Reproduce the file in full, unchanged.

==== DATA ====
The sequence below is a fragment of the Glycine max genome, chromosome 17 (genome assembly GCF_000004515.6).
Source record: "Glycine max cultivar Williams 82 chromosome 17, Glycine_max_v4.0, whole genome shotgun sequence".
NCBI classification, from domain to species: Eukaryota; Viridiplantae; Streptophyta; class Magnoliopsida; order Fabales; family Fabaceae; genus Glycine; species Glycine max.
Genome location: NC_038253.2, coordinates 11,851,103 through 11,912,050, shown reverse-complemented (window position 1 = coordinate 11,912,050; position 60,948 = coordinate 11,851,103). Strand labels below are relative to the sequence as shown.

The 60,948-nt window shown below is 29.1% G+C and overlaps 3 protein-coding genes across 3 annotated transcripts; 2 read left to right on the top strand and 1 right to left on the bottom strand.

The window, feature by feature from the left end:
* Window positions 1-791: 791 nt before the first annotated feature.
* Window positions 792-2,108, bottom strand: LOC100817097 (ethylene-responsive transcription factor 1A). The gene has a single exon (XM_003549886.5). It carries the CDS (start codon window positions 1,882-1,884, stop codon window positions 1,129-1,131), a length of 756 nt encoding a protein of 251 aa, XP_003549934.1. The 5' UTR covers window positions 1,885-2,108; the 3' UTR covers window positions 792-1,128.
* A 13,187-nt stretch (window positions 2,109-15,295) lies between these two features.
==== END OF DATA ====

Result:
The sequence below is a fragment of the Glycine max genome, chromosome 17 (genome assembly GCF_000004515.6).
Source record: "Glycine max cultivar Williams 82 chromosome 17, Glycine_max_v4.0, whole genome shotgun sequence".
NCBI classification, from domain to species: Eukaryota; Viridiplantae; Streptophyta; class Magnoliopsida; order Fabales; family Fabaceae; genus Glycine; species Glycine max.
Genome location: NC_038253.2, coordinates 11,851,103 through 11,912,050, shown reverse-complemented (window position 1 = coordinate 11,912,050; position 60,948 = coordinate 11,851,103). Strand labels below are relative to the sequence as shown.

The 60,948-nt window shown below is 29.1% G+C and overlaps 3 protein-coding genes across 3 annotated transcripts; 2 read left to right on the top strand and 1 right to left on the bottom strand.

The window, feature by feature from the left end:
* Window positions 1-791: 791 nt before the first annotated feature.
* Window positions 792-2,108, bottom strand: LOC100817097 (ethylene-responsive transcription factor 1A). The gene has a single exon (XM_003549886.5). It carries the CDS (start codon window positions 1,882-1,884, stop codon window positions 1,129-1,131), a length of 756 nt encoding a protein of 251 aa, XP_003549934.1. The 5' UTR covers window positions 1,885-2,108; the 3' UTR covers window positions 792-1,128.
* A 13,187-nt stretch (window positions 2,109-15,295) lies between these two features.